The Flight Attendant Medical Research Institute (FAMRI) grant flows through our U.S. entity and enables Harvard Chan School researchers to further investigate occupational-related health conditions and contribute to improving the lives of hundreds of thousands of flight attendants worldwide.
Understanding Trends to Develop Treatments and Cures
Established in 1997 following a 1991 class action lawsuit brought by non-smoking flight attendants against the tobacco industry, FAMRI funds research to study, understand, and diagnose conditions related to flight attendant health.
Led by Eileen McNally, instructor in the department of environmental health, Harvard Chan School is conducting a follow-up study to its landmark 2007 study in order to understand trends in flight attendant health over time that can lead toward the treatment of chronic and acute disorders. The first study investigated more than four thousand flight attendants and found the prevalence of respiratory disease, heart disease, fatigue, depression, and sleep disorders were greatly increased compared to the U.S. population.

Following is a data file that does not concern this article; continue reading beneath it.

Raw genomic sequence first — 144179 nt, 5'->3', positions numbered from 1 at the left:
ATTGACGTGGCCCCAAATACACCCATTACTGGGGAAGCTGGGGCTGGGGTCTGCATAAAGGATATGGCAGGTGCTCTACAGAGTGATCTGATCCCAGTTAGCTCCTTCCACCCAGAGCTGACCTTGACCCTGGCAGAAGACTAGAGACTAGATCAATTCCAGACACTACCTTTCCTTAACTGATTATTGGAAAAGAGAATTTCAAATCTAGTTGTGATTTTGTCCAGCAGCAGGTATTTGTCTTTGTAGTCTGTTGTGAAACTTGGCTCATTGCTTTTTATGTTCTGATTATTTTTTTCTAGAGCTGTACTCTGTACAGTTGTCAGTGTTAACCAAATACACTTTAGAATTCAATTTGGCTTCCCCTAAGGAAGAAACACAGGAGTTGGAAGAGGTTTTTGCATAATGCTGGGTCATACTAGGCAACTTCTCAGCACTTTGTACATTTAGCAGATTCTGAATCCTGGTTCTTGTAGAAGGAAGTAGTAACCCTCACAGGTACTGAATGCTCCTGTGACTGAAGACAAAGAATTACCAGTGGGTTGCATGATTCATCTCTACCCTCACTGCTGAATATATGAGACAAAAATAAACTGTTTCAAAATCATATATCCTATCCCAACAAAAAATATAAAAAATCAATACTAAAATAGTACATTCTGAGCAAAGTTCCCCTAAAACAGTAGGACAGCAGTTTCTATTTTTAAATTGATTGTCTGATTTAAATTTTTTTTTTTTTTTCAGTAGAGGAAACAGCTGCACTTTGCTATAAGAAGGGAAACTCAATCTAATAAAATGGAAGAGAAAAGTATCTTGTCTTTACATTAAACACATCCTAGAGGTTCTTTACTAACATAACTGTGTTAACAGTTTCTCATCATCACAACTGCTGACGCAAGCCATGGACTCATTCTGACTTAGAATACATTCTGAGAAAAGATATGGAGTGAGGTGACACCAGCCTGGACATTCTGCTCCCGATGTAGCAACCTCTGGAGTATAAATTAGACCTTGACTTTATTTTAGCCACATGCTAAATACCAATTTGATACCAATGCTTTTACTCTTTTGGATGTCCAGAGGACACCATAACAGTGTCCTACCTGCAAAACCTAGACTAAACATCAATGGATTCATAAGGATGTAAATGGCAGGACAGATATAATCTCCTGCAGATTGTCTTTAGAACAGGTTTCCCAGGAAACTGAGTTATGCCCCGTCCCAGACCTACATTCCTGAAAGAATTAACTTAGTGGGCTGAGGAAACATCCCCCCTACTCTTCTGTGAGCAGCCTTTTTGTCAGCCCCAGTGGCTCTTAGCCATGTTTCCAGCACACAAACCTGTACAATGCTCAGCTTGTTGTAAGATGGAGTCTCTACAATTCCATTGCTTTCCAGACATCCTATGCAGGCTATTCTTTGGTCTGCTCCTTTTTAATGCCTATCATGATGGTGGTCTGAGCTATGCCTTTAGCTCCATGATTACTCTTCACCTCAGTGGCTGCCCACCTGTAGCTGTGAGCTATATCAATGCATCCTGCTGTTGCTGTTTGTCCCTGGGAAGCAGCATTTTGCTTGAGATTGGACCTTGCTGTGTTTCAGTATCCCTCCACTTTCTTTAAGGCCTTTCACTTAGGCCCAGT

Harvard Global Services in the U.S.
This grant flows through our U.S. entity, Harvard Global Research and Support Services, Inc., which enables us to act as the direct awardee for certain grants in the U.S.
For Harvard Chan School, we provide our standard suite of services for grant administration and accept and report on the funding from FAMRI while the School directs the researchers and resources for work on the grant.